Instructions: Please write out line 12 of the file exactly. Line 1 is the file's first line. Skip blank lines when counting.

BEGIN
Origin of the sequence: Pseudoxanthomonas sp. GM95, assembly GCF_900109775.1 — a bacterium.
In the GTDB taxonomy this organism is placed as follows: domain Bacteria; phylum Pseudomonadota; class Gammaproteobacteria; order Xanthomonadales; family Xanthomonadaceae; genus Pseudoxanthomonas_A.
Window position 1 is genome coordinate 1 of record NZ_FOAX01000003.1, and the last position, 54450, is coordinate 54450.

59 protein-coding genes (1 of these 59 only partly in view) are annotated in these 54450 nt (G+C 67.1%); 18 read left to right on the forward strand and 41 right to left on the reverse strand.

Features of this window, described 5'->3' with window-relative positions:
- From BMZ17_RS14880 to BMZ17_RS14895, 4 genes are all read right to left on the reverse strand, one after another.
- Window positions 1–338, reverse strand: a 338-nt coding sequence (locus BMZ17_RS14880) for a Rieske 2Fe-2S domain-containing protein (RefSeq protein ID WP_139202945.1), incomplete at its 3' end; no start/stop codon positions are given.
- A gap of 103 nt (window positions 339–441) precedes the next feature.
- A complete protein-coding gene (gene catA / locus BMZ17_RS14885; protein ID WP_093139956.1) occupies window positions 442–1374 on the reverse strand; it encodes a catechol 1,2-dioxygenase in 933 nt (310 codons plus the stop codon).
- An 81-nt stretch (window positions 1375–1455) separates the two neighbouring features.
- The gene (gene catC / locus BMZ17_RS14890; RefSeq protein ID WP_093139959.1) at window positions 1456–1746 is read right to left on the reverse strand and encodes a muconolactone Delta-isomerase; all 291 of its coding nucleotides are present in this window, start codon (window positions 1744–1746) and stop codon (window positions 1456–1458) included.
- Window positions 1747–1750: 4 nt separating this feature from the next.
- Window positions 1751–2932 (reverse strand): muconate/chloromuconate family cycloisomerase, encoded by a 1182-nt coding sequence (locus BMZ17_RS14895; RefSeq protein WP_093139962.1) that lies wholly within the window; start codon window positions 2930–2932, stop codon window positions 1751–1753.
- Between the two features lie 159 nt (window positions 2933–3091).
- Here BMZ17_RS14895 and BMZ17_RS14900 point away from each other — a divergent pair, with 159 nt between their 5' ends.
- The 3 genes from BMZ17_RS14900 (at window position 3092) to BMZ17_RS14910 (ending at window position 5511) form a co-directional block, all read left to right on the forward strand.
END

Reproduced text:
- Window positions 1747–1750: 4 nt separating this feature from the next.